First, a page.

Coronavirus update for NYC
NEW YORK CITY (WABC) -- Two major showdowns loom over COVID vaccine mandates in New York as the Monday deadline closes in.
Monday marks a big deadline in the fight against COVID. In New York City, teachers must have at least one shot.
In New York State, health care workers must have at least one shot. But before anyone is fired or sent home, the courts have put both mandates on hold until further legal review.
Northwell Health, the largest employer of health care workers in New York State with over 74,000 employees, released a statement saying,
"Northwell joined other health systems and organizations across the country in taking reasonable steps to ensure our staff are protected and available to care for the patients and communities we serve. We are proud that almost 91 percent of our workforce has been vaccinated against COVID-19."
Unvaccinated team members have been notified about the need to receive at least their first dose of a COVID-19 vaccine by Monday, Sept. 27 or be subject to adverse action, up to and including termination.
"Natural order, you're born. You live. You die. I don't do anything to disrupt that. I live a good clean life," ER nurse Julie Tresco said.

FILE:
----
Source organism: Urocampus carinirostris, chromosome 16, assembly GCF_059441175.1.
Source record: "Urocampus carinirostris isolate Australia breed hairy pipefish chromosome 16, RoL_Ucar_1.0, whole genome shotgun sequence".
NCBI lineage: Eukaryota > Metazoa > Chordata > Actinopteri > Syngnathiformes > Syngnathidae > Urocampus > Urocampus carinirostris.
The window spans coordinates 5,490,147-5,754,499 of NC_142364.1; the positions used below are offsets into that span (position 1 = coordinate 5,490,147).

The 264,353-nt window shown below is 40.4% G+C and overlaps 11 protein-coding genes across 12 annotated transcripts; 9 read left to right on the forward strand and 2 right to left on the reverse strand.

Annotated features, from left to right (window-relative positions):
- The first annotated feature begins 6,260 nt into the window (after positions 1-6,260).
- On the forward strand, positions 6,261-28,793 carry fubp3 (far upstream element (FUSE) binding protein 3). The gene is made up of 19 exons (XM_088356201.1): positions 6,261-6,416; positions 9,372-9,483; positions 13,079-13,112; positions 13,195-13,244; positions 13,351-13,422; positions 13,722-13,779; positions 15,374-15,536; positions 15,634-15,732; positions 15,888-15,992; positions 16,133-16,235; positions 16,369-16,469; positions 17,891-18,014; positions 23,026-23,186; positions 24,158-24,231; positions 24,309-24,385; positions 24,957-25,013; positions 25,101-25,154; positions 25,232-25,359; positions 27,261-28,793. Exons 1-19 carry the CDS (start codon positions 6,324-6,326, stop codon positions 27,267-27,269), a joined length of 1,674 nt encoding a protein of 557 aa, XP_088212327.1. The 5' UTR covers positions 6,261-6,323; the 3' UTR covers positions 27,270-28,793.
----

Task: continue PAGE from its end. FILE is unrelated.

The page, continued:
Tresco is an emergency room nurse in the Hudson Valley area. She has not and will not get the COVID vaccine. Because of that, she knows she could lose her job.
"I just believe I have a good immune system that was created to defend what it needs to defend," she said.
Despite seeing COVID patients on a daily basis, Tresco says she has never gotten sick.
However, on Monday morning, the state wants every health care worker in New York to have received at least one COVID shot.
Tresco is hoping to get a religious exemption to the rule. Her case to be reviewed on October 12.
"I fail to see how I'm a danger to anybody by not being vaccinated," she said.
In the city, all public school teachers and employees are supposed to be vaccinated with at least one shot by Monday as well.
However, the court granted a temporary injunction, which means the city can't enforce the rule until a three-judge panel decides whether such a city mandate is constitutional.
"Being forced to put this vaccine into your body is a violation of the constitution," attorney Louis Gelormino said.
"It should be a choice," Tresco said. "If there's any risk at all, it should always be a choice."
So, for health care workers, they have the right to apply for a religious exemption.
In the city, teachers who don't want the vaccine are hoping their legal appeal will rule in their favor. We'll see how the courts rule.
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